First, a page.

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Varadkar and Coveney criticised for seeking extra drivers and staff

Labour Party leader Alan Kelly said it is a ‘joke’ that Foreign Affairs Minister Simon Coveney should get a Garda car and driver

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Tanaiste Leo Varadkar and Foreign Affairs Minister Simon Coveney (PA)

Tanaiste Leo Varadkar and Foreign Affairs Minister Simon Coveney (PA)

Tanaiste Leo Varadkar and Foreign Affairs Minister Simon Coveney (PA)

Opposition party leaders have questioned why Tanaiste Leo Varadkar and Foreign Affairs Minister Simon Coveney need additional staff and resources as the country faces an economic downturn.

Sinn Fein leader Mary Lou McDonald said she was “at a loss” as to why Mr Varadkar needs an Aide-De-Camp – his own personal military aide – as he is no longer taoiseach.

Speaking in the Dail on Tuesday, she asked Taoiseach Micheal Martin to explain why he needs one. “What is the thinking behind that. The Tanaiste is not the taoiseach – why would he require that,” she said.

She added: “I’m very concerned that we have a holy trinity of taoisigh or at least a holy trinity of very senior actors located in the Department of an Taoiseach at considerable cost to the taxpayer.”

Labour leader Alan Kelly criticised Mr Coveney for seeking to retain his State car and garda driver after being demoted from tanaiste.

Mr Coveney was entitled to the security when he was Tanaiste, but there is no entitlement to this type of State security when he is a Minister.

“Let me say this straight up – it is also a joke that the Minister for Foreign Affairs is going to cost taxpayers 200,000 euros because he wants a garda car and a garda driver.”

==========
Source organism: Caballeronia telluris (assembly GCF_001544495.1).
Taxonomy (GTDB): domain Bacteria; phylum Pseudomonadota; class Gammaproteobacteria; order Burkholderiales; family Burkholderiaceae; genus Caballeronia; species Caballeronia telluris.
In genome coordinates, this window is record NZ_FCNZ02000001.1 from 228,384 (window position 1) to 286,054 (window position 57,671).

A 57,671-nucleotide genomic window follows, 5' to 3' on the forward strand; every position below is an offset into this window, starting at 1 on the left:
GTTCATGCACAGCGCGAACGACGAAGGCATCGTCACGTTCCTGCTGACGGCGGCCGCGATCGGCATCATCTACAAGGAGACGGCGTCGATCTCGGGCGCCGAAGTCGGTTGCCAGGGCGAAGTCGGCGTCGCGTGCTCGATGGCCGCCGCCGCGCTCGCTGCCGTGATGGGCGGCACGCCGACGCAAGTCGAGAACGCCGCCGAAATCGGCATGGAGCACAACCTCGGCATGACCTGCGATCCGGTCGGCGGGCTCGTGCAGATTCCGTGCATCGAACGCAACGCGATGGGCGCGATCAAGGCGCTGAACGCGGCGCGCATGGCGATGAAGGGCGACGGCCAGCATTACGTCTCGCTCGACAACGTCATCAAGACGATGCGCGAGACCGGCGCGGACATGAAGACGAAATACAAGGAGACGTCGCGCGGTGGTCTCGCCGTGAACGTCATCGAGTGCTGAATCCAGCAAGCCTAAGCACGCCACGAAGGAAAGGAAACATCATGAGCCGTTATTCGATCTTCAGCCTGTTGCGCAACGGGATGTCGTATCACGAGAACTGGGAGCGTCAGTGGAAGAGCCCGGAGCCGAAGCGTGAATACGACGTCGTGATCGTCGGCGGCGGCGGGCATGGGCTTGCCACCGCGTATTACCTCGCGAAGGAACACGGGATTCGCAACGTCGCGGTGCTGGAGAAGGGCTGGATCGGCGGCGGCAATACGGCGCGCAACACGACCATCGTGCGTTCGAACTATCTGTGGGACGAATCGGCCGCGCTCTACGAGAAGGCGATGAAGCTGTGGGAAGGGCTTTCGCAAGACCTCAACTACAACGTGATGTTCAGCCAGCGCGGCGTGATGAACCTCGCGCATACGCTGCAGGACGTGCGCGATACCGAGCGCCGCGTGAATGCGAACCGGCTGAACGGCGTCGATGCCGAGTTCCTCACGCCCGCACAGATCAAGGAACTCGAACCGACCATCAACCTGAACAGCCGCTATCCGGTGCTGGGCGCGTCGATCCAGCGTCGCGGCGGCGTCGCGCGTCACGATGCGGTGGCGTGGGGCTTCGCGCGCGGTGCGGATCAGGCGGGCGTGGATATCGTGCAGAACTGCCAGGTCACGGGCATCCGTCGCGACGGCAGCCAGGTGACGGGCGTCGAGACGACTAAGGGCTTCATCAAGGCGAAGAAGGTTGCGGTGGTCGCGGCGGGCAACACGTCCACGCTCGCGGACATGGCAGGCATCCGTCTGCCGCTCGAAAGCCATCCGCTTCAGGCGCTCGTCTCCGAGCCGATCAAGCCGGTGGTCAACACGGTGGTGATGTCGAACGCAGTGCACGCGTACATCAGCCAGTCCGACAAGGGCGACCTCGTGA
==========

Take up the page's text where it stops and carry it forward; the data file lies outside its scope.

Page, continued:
“We are going through an economic crash of the likes we have never seen before,” said Mr Kelly.

Mr Kelly asked why Mr Marin is “tolerating”  such high expenses in Government.

Mr Martin said Mr Coveney is getting a Garda car for security reasons due to the nature of his work, while Mr Varadkar is getting an aide-de-camp “to assist him in is duties as Tanaiste at occasions and events he will be attending”.

He said 20 junior ministers have been appointed and none of them should have advisers.

“It would be wrong if you’re going to put the taxpayer through that,” he said.

Mr Martin said the new coalition of Fianna Fail, Fine Gael and the Green Party is a “tri-partite government” and requires more staff.

He added: “In fact the model for this goes back to the Labour Party back in 1992 to 1994. The Labour Party pioneered this idea of policy people coming in from the political world to ensure the implementation of the programme for government.

“The last government had 19 junior ministers, we have one more. I think there is a need as government is becoming more wide ranging and there are areas that need special attention.”

PA